Virginia Blood Services is proud to observe Black History Month and the contributions that African-Americans have made to American history. In an effort to inspire our community as well as honor these accomplishments of our history as a nation, VBS is asking for a response to support life with blood donation throughout the month of February.
It’s startling to think that 37% of the general population is eligible to donate blood, yet fewer than 10% actually donate. Less than 1% of these blood donations are from African-Americans. Some African-Americans have rare blood types, such as U-negative and Duffy-negative that are unique to the African-American Community. African-Americans are also more likely to have type O and type B bloods, which are the most commonly used blood types for their ethnic group. Blood type, like eye color, is an inherited trait. Blood donors with these rare blood types may be the only hope for an individual’s survival.
Bringing awareness to these numbers is especially important when comparing them to the prevalence of blood disorders such as sickle cell anemia, which has a higher incidence within the African-American population. Ninety-eight percent (98%) of the estimated 70,000-100,000 patients who have sickle cell are of African-American decent. Managing sickle cell can often require routine blood transfusions so; having a more ethnically diverse donor pool available for these patients may be their best hope.
African-Americans have the power to make a direct and measurable impact on the blood supply right here in our community. Saving lives through blood donation means recipients and their families may have a gift of life and a promise of hope. Increasing donations made by people of diverse ethnic backgrounds is an important part of being able to provide hospitals with the blood patients desperately need. If blood supplies aren’t available when they are needed, sadly there is no substitute.
Help shed light on the importance of blood donation in the African-American community this February by choosing to donate blood. Just one donation has the ability to impact three lives! Let’s ensure that life supporting blood products are available for those who need them most, when they need them most.
Honoring Dr. Charles Drew
The processes of blood collection, storage and transfusion owes a huge thanks to Dr. Charles Richard Drew, the African-American doctor who not only pioneered large-scale blood banks during World War II but also envisioned blood drives and the use of refrigerated “bloodmobiles.”
During Black History Month, Virginia Blood Services, one of Virginia’s largest blood services provider, will highlight Dr. Drew’s contributions to transfusion medicine.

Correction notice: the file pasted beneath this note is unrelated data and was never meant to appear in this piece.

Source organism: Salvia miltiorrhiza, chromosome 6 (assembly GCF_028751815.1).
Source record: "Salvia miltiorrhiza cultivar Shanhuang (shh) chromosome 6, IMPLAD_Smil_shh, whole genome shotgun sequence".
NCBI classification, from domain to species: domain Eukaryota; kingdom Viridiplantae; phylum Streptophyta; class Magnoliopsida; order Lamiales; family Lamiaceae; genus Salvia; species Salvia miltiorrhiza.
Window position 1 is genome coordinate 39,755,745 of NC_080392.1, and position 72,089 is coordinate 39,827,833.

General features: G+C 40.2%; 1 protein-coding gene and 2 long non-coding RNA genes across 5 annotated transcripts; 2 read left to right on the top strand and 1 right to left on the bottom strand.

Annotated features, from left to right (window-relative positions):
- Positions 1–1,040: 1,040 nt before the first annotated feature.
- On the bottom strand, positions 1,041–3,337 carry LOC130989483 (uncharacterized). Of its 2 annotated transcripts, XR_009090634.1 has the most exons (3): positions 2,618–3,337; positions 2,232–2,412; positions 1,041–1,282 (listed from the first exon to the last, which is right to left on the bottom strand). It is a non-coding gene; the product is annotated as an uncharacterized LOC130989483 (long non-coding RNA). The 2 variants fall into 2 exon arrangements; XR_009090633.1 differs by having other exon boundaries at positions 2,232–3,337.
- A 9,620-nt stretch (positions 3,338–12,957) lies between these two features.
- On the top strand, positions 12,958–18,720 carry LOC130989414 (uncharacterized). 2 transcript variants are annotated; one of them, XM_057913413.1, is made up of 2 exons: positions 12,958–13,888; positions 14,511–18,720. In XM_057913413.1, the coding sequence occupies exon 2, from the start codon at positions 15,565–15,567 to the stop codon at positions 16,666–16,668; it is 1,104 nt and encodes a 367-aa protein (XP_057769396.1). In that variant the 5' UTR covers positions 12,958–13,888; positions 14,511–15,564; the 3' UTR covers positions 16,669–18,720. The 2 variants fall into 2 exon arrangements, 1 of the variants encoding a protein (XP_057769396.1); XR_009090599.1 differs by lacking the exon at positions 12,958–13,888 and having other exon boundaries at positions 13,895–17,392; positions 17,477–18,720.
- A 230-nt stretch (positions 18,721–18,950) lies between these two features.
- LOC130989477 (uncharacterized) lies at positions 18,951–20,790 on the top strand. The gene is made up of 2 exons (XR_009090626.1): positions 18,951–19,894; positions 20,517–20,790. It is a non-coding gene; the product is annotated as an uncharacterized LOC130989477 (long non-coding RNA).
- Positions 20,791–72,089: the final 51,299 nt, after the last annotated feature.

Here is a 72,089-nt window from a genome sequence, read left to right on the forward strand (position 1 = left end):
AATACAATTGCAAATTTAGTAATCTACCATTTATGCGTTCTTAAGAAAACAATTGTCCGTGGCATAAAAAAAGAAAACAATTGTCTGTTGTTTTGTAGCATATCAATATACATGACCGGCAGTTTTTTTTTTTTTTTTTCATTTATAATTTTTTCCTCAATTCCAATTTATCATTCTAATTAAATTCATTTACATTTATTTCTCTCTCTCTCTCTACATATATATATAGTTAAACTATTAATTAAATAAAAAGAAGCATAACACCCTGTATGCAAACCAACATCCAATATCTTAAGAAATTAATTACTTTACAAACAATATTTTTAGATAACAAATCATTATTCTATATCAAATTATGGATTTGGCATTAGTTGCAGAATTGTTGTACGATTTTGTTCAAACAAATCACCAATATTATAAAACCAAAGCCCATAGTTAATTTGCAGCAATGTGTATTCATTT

“When you look at Dr. Drew’s accomplishments in processing and preserving blood, you realize just how much he influenced modern blood collection,” says Todd Cahill, Executive Director of Virginia Blood Services. He adds that Dr. Drew’s hypothesis that a plasma transfusion could be given to anyone—regardless of blood type— revolutionized the industry.
Dr. Drew pioneered many processes that continue today, such as creating a centralized location for blood collection, ensuring that only skilled personnel handled blood and testing plasma before it was shipped.
“In the early 1940s, whole blood only lasted about seven days before it became outdated,” Cahill explains. “But thanks to Dr. Drew’s innovations, that changed.”
Although others had developed the basic methods for plasma use, Dr. Drew instituted uniform procedures and standards for collecting blood and processing blood plamsa. In January 1941, Dr. Drew was appointed assistant director of a pilot program for a national blood banking system.
Dr. Drew was recognized in 1944 by the National Association for the Advancement of Colored People (NAACP) with the Spingarn Medal for his contributions to medical science. Additionally, Dr. Drew’s innovative work was recognized by an appointment to the American-Soviet Committee on Science in 1943; honorary doctorates from Virginia State College (1945) and Amherst College (1947); and election to the International College of Surgeons in 1946.
Please Honor Dr. Drew and donate blood this month. You will support area patients and help provide the strength, hope and courage to patients in need. Virginia Blood Services holds daily blood drives and operates 9 community donor centers with regular operating days and hours. To make an appointment or for more information, call 800-989-4438 or click here.
The following are open-to-the-public blood drives taking place in the month of February that will specifically honor Black History Month and help raise awareness for Sickle Cell Anemia.
12 p.m. – 5 p.m.
11 a.m. – 5 p.m.
Virginia State University; Foster Hall Basement
12 p.m. – 6 p.m.
Howard University; Blackburn Center room 148
9 a .m. – 1 p.m.
Blue Ridge Association for Sickle Cell Anemia
February 23 and 24
11 a.m. – 4 p.m.
McGuire VA Medical Center – Multi-Purpose Room
First Baptist Church; 11 a.m. – 2 p.m.
Mt. Herman Church; 8 a.m. – 12 p.m.
11 a.m. – 4 p.m.
Richard Bland College; Bloodmobile near the student commons